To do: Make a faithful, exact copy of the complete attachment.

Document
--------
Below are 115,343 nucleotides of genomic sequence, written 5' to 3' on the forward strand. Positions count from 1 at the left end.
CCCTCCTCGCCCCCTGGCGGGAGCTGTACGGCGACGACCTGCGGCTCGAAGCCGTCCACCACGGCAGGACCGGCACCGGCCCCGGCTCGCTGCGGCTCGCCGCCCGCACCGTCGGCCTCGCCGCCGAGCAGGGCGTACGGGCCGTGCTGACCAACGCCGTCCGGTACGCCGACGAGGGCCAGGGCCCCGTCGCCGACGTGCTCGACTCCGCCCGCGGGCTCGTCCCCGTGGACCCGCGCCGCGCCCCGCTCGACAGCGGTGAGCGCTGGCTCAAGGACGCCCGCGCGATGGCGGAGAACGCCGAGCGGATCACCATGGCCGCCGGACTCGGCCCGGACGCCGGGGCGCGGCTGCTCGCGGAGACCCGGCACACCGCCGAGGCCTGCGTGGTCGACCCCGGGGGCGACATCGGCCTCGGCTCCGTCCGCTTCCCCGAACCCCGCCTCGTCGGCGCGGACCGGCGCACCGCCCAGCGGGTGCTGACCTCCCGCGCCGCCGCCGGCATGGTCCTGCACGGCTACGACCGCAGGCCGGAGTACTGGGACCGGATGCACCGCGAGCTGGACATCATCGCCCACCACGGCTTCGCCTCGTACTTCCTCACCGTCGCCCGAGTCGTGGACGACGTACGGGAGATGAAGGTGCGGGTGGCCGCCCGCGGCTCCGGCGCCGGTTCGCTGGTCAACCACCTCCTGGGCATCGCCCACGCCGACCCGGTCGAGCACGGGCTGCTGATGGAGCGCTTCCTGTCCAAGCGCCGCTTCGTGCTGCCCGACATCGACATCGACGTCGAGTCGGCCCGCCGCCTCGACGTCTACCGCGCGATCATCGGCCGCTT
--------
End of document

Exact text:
Below are 115,343 nucleotides of genomic sequence, written 5' to 3' on the forward strand. Positions count from 1 at the left end.
CCCTCCTCGCCCCCTGGCGGGAGCTGTACGGCGACGACCTGCGGCTCGAAGCCGTCCACCACGGCAGGACCGGCACCGGCCCCGGCTCGCTGCGGCTCGCCGCCCGCACCGTCGGCCTCGCCGCCGAGCAGGGCGTACGGGCCGTGCTGACCAACGCCGTCCGGTACGCCGACGAGGGCCAGGGCCCCGTCGCCGACGTGCTCGACTCCGCCCGCGGGCTCGTCCCCGTGGACCCGCGCCGCGCCCCGCTCGACAGCGGTGAGCGCTGGCTCAAGGACGCCCGCGCGATGGCGGAGAACGCCGAGCGGATCACCATGGCCGCCGGACTCGGCCCGGACGCCGGGGCGCGGCTGCTCGCGGAGACCCGGCACACCGCCGAGGCCTGCGTGGTCGACCCCGGGGGCGACATCGGCCTCGGCTCCGTCCGCTTCCCCGAACCCCGCCTCGTCGGCGCGGACCGGCGCACCGCCCAGCGGGTGCTGACCTCCCGCGCCGCCGCCGGCATGGTCCTGCACGGCTACGACCGCAGGCCGGAGTACTGGGACCGGATGCACCGCGAGCTGGACATCATCGCCCACCACGGCTTCGCCTCGTACTTCCTCACCGTCGCCCGAGTCGTGGACGACGTACGGGAGATGAAGGTGCGGGTGGCCGCCCGCGGCTCCGGCGCCGGTTCGCTGGTCAACCACCTCCTGGGCATCGCCCACGCCGACCCGGTCGAGCACGGGCTGCTGATGGAGCGCTTCCTGTCCAAGCGCCGCTTCGTGCTGCCCGACATCGACATCGACGTCGAGTCGGCCCGCCGCCTCGACGTCTACCGCGCGATCATCGGCCGCTT